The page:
Tax saving opportunities
The Minnesota Society of CPAs explains that taxpayers are generally familiar with common deductions, such as mortgage interest and medical expenses, but fail to claim others. Here are tax deductible expenses for you to help you prepare your 2006 ...
The Minnesota Society of CPAs explains that taxpayers are generally familiar with common deductions, such as mortgage interest and medical expenses, but fail to claim others. Here are tax deductible expenses for you to help you prepare your 2006 tax return.
Charitable contributions: People know that charitable contributions of cash can be deducted but not everyone realizes that you can deduct the non-cash donations, such as used clothing and household goods. The deductible amount is item's fair market value.
Student loan interest: Interest paid on student loans is deductible as an adjustment to gross income -- up to $2,500 per year for as many years as it takes to repay the loan.
IRA contributions: Contrib-utions to a traditional IRA might be deductible, depending on age, total income, and whether covered by retirement plan through your employer.
Premiums you pay to cover yourself and your family are 100 percent deductible.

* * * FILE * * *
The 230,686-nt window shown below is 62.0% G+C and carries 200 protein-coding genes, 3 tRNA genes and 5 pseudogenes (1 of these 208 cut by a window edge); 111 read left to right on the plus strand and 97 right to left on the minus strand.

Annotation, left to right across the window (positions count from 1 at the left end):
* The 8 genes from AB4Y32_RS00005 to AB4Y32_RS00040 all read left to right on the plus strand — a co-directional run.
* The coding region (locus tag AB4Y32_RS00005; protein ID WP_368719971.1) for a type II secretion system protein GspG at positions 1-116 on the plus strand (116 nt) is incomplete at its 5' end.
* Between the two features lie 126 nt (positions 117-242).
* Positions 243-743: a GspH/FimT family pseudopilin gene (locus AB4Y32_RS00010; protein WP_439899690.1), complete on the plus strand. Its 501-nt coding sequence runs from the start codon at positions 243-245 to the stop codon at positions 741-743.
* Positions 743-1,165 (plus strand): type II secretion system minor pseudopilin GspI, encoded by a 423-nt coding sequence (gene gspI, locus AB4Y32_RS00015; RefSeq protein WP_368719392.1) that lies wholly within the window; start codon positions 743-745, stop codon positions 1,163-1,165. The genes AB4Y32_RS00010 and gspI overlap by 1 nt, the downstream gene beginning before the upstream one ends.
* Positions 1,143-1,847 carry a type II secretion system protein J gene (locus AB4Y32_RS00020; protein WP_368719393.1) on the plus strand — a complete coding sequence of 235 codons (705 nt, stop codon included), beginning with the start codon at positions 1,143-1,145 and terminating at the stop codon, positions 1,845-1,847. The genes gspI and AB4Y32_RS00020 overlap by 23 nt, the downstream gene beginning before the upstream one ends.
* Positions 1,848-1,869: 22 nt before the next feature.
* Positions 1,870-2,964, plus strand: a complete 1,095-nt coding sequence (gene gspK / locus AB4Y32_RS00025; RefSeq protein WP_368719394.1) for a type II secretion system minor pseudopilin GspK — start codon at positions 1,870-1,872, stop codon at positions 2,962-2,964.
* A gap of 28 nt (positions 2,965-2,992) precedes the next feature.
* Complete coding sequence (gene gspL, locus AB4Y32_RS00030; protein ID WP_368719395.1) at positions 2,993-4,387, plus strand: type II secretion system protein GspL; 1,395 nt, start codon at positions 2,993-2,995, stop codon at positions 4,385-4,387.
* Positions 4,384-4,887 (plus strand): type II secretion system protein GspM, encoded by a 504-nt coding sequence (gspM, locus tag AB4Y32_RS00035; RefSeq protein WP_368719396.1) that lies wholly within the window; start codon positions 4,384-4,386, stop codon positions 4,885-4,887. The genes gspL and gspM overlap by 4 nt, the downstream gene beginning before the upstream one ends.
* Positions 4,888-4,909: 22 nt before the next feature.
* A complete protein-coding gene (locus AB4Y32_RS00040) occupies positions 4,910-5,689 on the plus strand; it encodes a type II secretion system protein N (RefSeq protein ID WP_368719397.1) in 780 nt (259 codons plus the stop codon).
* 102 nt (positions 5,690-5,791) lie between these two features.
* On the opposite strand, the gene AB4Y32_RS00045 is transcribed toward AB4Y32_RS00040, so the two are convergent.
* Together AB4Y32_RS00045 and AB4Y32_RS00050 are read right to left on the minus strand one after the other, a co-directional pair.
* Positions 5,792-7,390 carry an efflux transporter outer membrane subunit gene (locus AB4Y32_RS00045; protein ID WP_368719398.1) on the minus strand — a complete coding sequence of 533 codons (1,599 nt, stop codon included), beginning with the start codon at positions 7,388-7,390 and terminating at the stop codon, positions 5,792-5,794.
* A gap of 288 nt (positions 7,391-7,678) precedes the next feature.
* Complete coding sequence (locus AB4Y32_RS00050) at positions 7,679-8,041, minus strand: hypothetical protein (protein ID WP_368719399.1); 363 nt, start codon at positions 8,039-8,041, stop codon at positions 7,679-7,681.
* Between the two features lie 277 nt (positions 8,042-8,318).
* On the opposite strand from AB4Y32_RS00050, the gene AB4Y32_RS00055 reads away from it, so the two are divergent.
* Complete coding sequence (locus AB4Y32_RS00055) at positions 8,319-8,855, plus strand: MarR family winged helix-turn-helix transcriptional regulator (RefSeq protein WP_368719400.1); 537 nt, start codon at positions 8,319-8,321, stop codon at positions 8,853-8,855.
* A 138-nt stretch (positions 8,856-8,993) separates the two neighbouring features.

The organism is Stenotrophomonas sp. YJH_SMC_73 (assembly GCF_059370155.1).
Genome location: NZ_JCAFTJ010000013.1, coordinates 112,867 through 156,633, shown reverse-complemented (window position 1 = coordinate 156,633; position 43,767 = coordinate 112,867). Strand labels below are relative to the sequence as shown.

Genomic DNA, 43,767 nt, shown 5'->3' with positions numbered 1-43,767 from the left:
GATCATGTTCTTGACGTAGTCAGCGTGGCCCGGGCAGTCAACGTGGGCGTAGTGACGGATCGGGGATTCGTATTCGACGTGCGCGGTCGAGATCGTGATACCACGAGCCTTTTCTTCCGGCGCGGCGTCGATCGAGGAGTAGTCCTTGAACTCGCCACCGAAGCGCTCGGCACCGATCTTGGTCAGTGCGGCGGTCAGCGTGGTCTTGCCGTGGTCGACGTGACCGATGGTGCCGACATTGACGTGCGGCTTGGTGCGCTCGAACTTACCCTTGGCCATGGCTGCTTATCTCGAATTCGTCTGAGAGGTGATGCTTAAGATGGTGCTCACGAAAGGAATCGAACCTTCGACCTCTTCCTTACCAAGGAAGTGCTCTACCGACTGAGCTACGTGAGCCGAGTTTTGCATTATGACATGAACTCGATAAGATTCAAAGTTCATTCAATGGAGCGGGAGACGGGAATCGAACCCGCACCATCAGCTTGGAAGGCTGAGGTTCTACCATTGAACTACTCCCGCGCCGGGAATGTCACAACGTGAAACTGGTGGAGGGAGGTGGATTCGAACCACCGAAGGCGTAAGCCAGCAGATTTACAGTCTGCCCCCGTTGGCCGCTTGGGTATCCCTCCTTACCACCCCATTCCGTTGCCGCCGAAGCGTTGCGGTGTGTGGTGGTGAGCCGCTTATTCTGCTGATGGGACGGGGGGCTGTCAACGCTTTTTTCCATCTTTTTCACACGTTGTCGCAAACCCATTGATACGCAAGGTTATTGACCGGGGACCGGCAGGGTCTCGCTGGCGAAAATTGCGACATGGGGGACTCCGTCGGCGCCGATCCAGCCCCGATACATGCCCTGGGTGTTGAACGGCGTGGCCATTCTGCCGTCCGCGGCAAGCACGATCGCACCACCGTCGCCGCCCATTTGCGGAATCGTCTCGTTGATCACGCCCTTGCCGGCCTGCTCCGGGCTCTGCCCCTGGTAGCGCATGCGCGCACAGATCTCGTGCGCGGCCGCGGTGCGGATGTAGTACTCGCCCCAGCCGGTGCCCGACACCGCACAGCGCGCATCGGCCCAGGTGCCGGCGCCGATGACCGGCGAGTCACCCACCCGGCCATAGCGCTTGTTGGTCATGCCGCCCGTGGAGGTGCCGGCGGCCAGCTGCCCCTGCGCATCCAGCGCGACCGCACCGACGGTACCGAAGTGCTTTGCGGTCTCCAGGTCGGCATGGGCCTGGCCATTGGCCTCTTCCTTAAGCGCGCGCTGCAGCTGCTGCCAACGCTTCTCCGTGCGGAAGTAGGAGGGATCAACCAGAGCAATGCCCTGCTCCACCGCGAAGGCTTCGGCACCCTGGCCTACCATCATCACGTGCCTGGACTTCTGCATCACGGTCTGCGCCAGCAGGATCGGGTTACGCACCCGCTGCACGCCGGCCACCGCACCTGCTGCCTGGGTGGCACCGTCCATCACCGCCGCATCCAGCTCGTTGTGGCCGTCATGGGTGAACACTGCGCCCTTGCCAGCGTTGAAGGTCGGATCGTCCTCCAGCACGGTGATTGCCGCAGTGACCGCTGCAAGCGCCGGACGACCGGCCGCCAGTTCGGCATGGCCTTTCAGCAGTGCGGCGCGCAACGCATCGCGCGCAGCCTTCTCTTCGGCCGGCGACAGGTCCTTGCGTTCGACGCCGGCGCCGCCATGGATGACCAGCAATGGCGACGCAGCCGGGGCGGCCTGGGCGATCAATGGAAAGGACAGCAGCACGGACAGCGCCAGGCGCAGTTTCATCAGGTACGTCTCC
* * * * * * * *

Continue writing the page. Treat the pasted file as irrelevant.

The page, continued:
If you incur a penalty from an early withdrawal of a certificate of deposit or other type of time deposit savings account, the the penalty is deductible.
In computing your adjusted gross income, you can deduct up to one half of self-employment taxes paid during 2006.
You may to deduct interest payments up to $100,000 of home equity loan debt.
Reservists who serve more than 100 miles away and stay overnight can deduct non-reimbursed travel expenses.
Divorced taxpayers may write off alimony expenses as an adjustment to gross income.
There are a number of deductible expenses that fall into miscellaneous itemized deductions. These expenses are deductible to the extent that their total exceeds two percent of your adjusted gross income.
The most common are:
Non-reimbursed employee business expenses: including business expenses incurred with your job, such as dues paid to a union or professional society, business-related travel, courses you take to improve your job skills, professional books and journals, and work clothes and uniforms.
The money you spend looking for a job is deductible as long as you're looking for a job in your current line of work. Also travel (only if the trip relates primarily to seeking a new job), resume preparation, postage, and telephone calls.
Also investment fees, safe deposit box rental, subscriptions to investment publications and other expenses incurred in managing your investments.
You can deduct fees you pay to a CPA or other tax preparer, as well as expenses paid for tax preparation software, tax publications, and electronic filing.
Information and resources are available to the public on the MNCPA Web site www.mncpa.org/information including state and federal tax forms and information and financial planning information for individuals and small businesses.
A free CPA referral service is also available on the Web site or by calling 800-331-4288.